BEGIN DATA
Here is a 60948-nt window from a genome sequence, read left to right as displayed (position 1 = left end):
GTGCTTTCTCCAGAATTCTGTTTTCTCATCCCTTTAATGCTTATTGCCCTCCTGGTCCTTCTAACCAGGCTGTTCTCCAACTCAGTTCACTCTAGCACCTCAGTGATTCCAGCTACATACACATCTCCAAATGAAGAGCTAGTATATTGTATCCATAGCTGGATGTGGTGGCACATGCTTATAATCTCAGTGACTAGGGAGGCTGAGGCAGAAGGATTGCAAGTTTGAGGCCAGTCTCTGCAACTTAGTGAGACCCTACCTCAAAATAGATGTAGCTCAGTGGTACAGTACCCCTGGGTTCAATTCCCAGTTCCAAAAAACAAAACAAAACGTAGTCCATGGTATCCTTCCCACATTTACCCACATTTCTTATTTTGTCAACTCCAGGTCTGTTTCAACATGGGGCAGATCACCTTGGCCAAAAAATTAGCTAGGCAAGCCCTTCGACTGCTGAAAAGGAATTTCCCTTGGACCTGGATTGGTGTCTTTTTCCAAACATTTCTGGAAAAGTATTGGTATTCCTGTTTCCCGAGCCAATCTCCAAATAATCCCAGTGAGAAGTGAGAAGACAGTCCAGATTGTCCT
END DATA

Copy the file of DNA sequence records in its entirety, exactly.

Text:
Here is a 60948-nt window from a genome sequence, read left to right as displayed (position 1 = left end):
GTGCTTTCTCCAGAATTCTGTTTTCTCATCCCTTTAATGCTTATTGCCCTCCTGGTCCTTCTAACCAGGCTGTTCTCCAACTCAGTTCACTCTAGCACCTCAGTGATTCCAGCTACATACACATCTCCAAATGAAGAGCTAGTATATTGTATCCATAGCTGGATGTGGTGGCACATGCTTATAATCTCAGTGACTAGGGAGGCTGAGGCAGAAGGATTGCAAGTTTGAGGCCAGTCTCTGCAACTTAGTGAGACCCTACCTCAAAATAGATGTAGCTCAGTGGTACAGTACCCCTGGGTTCAATTCCCAGTTCCAAAAAACAAAACAAAACGTAGTCCATGGTATCCTTCCCACATTTACCCACATTTCTTATTTTGTCAACTCCAGGTCTGTTTCAACATGGGGCAGATCACCTTGGCCAAAAAATTAGCTAGGCAAGCCCTTCGACTGCTGAAAAGGAATTTCCCTTGGACCTGGATTGGTGTCTTTTTCCAAACATTTCTGGAAAAGTATTGGTATTCCTGTTTCCCGAGCCAATCTCCAAATAATCCCAGTGAGAAGTGAGAAGACAGTCCAGATTGTCCT